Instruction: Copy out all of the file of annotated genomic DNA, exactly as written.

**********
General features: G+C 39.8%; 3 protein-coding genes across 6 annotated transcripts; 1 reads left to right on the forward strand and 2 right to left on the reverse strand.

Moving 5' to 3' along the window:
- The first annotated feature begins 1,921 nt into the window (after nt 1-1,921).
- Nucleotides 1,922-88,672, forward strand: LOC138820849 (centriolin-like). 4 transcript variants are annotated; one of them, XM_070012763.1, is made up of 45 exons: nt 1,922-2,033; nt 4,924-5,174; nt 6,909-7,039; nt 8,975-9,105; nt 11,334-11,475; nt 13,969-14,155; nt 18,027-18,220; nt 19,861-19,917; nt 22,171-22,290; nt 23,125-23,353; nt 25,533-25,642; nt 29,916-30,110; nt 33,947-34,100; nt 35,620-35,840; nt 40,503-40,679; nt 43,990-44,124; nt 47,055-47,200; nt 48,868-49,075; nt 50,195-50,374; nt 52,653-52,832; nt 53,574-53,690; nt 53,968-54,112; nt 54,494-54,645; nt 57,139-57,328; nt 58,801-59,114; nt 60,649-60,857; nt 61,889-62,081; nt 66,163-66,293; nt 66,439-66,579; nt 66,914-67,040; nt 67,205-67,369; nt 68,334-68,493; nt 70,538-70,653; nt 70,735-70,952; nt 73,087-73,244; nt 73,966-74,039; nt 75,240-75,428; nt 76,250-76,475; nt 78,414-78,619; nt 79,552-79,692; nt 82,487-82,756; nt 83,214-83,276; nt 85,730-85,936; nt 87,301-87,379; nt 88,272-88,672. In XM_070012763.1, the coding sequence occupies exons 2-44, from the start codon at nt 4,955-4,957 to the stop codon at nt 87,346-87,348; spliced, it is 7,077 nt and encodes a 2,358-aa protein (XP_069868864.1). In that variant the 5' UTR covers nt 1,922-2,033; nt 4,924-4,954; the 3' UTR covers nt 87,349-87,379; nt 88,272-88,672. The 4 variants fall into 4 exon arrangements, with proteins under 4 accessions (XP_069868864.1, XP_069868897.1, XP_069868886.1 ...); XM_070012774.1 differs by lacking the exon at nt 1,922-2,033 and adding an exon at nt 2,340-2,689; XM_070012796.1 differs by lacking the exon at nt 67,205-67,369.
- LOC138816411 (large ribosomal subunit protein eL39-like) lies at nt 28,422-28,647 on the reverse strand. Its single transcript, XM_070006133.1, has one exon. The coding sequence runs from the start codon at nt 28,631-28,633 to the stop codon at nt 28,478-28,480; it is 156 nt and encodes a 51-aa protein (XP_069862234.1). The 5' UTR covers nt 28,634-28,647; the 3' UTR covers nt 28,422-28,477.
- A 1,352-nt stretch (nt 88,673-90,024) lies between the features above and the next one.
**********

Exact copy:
General features: G+C 39.8%; 3 protein-coding genes across 6 annotated transcripts; 1 reads left to right on the forward strand and 2 right to left on the reverse strand.

Moving 5' to 3' along the window:
- The first annotated feature begins 1,921 nt into the window (after nt 1-1,921).
- Nucleotides 1,922-88,672, forward strand: LOC138820849 (centriolin-like). 4 transcript variants are annotated; one of them, XM_070012763.1, is made up of 45 exons: nt 1,922-2,033; nt 4,924-5,174; nt 6,909-7,039; nt 8,975-9,105; nt 11,334-11,475; nt 13,969-14,155; nt 18,027-18,220; nt 19,861-19,917; nt 22,171-22,290; nt 23,125-23,353; nt 25,533-25,642; nt 29,916-30,110; nt 33,947-34,100; nt 35,620-35,840; nt 40,503-40,679; nt 43,990-44,124; nt 47,055-47,200; nt 48,868-49,075; nt 50,195-50,374; nt 52,653-52,832; nt 53,574-53,690; nt 53,968-54,112; nt 54,494-54,645; nt 57,139-57,328; nt 58,801-59,114; nt 60,649-60,857; nt 61,889-62,081; nt 66,163-66,293; nt 66,439-66,579; nt 66,914-67,040; nt 67,205-67,369; nt 68,334-68,493; nt 70,538-70,653; nt 70,735-70,952; nt 73,087-73,244; nt 73,966-74,039; nt 75,240-75,428; nt 76,250-76,475; nt 78,414-78,619; nt 79,552-79,692; nt 82,487-82,756; nt 83,214-83,276; nt 85,730-85,936; nt 87,301-87,379; nt 88,272-88,672. In XM_070012763.1, the coding sequence occupies exons 2-44, from the start codon at nt 4,955-4,957 to the stop codon at nt 87,346-87,348; spliced, it is 7,077 nt and encodes a 2,358-aa protein (XP_069868864.1). In that variant the 5' UTR covers nt 1,922-2,033; nt 4,924-4,954; the 3' UTR covers nt 87,349-87,379; nt 88,272-88,672. The 4 variants fall into 4 exon arrangements, with proteins under 4 accessions (XP_069868864.1, XP_069868897.1, XP_069868886.1 ...); XM_070012774.1 differs by lacking the exon at nt 1,922-2,033 and adding an exon at nt 2,340-2,689; XM_070012796.1 differs by lacking the exon at nt 67,205-67,369.
- LOC138816411 (large ribosomal subunit protein eL39-like) lies at nt 28,422-28,647 on the reverse strand. Its single transcript, XM_070006133.1, has one exon. The coding sequence runs from the start codon at nt 28,631-28,633 to the stop codon at nt 28,478-28,480; it is 156 nt and encodes a 51-aa protein (XP_069862234.1). The 5' UTR covers nt 28,634-28,647; the 3' UTR covers nt 28,422-28,477.
- A 1,352-nt stretch (nt 88,673-90,024) lies between the features above and the next one.